2022 Danish General Election: Key figures from a historic night
On November 1, Denmark conducted general elections, where 84.1% of its 4.27 million eligible voters cast their ballots.
With over 99% of votes counted, not even the experts could ascertain which side of the aisle would prevail. Just a few hours earlier, the leader of the new Moderaterne Party, Lars Løkke Rasmussen, had made a premature victory speech suggesting that Denmark would get a new government with himself as the key figure.
The election ended with a last-minute twist, when a single seat moved to the ‘red bloc’ of left-wing parties, giving Prime Minister Mette Frederiksen a left-wing majority that had earlier looked unlikely.
A red bloc win does not necessarily mean a red bloc government
Several things are worth considering as the country now prepares itself for negotiations to form its next government.
A day after scoring a narrow election victory, Prime Minister Mette Frederiksen tendered her resignation on Wednesday to begin the process of forming a new, broader government. The Prime Minister stated that she wants a government across the middle, so the door is open for Rasmussen and the Social Liberal Party (Radikale Venstre) to play an important role.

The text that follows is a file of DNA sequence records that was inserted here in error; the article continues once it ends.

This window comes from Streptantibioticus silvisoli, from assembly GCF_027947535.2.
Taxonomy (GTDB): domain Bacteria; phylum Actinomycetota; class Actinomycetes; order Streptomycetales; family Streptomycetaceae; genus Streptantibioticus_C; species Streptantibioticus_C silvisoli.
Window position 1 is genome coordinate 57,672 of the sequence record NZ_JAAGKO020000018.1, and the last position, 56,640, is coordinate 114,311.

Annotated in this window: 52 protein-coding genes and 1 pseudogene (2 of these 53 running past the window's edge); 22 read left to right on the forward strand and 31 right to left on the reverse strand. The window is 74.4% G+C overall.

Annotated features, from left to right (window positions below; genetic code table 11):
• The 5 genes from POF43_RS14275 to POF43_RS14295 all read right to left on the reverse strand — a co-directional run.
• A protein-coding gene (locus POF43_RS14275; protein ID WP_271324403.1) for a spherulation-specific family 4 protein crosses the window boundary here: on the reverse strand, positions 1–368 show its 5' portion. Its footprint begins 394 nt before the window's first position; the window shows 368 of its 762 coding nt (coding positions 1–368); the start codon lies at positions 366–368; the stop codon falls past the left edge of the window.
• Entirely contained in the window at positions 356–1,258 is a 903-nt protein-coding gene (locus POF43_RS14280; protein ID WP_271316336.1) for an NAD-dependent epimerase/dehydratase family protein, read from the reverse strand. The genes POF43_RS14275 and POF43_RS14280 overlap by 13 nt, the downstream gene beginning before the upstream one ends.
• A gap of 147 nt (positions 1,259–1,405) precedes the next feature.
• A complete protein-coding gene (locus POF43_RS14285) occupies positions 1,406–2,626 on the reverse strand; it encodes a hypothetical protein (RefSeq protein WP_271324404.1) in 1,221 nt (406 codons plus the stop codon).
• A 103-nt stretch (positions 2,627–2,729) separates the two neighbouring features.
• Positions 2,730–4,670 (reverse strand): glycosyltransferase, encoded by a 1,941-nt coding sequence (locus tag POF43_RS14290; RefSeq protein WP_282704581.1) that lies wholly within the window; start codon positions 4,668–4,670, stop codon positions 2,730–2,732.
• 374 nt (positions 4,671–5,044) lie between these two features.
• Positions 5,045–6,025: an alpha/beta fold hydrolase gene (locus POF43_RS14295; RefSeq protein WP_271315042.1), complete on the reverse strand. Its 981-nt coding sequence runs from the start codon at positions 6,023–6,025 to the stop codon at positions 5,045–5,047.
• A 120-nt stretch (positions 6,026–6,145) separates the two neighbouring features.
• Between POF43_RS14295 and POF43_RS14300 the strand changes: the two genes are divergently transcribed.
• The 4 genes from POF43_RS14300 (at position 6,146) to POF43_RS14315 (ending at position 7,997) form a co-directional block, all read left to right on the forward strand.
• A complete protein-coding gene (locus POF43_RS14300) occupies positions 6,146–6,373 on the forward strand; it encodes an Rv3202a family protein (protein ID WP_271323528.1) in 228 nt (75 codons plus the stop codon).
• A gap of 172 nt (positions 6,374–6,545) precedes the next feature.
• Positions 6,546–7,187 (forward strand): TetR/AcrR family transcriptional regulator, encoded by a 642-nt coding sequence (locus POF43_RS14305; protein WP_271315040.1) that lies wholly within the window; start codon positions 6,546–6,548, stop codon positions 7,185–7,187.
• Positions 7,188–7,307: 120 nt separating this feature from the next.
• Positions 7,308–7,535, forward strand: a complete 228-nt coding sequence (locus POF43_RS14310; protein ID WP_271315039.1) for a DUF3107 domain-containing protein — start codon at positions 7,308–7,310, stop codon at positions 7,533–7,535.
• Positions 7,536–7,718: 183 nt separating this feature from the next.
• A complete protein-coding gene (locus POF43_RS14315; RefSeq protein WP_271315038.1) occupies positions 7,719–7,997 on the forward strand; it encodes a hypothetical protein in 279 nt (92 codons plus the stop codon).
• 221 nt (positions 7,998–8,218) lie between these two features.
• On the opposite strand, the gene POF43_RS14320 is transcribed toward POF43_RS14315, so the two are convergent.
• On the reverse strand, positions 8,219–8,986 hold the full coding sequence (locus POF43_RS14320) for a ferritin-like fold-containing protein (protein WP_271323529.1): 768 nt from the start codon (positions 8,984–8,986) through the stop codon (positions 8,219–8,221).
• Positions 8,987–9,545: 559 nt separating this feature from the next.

What role that might be has yet to be determined, but negotiations will shortly commence across parties and blocs – the first test of how functional a prospective government across the middle might be.
Key figures from CPH Post
Mandate results from Folketinget